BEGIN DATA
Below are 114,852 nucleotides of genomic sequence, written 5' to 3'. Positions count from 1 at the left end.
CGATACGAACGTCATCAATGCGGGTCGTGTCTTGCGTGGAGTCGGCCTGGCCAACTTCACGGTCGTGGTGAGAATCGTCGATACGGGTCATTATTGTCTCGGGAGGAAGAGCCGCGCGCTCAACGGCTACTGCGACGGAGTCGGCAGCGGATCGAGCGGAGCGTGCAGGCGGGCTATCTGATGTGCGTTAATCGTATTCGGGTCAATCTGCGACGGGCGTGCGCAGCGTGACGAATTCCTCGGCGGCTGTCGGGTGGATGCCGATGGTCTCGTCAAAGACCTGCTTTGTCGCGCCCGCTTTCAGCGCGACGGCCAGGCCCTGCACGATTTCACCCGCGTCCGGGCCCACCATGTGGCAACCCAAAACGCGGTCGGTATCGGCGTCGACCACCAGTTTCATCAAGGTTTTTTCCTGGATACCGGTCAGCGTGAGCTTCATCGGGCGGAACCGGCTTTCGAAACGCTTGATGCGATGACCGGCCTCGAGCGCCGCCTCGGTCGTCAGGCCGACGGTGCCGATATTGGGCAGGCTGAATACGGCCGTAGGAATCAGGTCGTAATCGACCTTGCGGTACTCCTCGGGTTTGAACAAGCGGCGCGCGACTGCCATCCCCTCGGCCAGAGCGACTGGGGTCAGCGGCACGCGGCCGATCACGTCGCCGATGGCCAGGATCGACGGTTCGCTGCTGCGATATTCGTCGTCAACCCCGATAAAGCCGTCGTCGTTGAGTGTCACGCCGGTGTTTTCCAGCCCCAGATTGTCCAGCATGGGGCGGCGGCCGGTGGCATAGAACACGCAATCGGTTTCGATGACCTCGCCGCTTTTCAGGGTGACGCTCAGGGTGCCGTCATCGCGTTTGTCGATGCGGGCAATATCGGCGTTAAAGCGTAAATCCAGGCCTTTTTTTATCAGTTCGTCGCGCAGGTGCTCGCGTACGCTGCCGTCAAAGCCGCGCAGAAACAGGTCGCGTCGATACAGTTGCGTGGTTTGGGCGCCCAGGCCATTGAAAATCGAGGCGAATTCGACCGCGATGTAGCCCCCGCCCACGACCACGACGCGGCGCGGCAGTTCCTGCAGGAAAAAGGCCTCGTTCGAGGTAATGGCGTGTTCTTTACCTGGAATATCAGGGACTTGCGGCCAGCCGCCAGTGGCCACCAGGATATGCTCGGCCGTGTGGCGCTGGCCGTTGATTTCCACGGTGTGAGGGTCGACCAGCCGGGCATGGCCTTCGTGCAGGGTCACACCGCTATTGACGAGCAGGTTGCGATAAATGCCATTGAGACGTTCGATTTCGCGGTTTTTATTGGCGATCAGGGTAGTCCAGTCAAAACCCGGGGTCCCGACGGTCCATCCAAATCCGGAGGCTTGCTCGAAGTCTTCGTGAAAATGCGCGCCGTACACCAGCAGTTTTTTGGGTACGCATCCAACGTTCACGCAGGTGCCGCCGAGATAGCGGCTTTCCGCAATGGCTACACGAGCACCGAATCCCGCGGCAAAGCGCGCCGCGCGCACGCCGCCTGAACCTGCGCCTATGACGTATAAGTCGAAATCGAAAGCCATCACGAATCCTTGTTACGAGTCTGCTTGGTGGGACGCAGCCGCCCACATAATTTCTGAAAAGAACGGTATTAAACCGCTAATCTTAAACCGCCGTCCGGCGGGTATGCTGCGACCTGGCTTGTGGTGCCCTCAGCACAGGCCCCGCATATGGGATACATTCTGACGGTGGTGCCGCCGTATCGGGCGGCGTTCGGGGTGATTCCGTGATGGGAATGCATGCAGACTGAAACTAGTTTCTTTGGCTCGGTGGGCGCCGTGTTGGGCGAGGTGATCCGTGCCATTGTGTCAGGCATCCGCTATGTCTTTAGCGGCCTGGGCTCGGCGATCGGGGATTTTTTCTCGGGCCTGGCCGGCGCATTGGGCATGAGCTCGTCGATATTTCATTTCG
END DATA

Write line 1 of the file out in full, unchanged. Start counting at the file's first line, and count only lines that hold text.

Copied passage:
Below are 114,852 nucleotides of genomic sequence, written 5' to 3'. Positions count from 1 at the left end.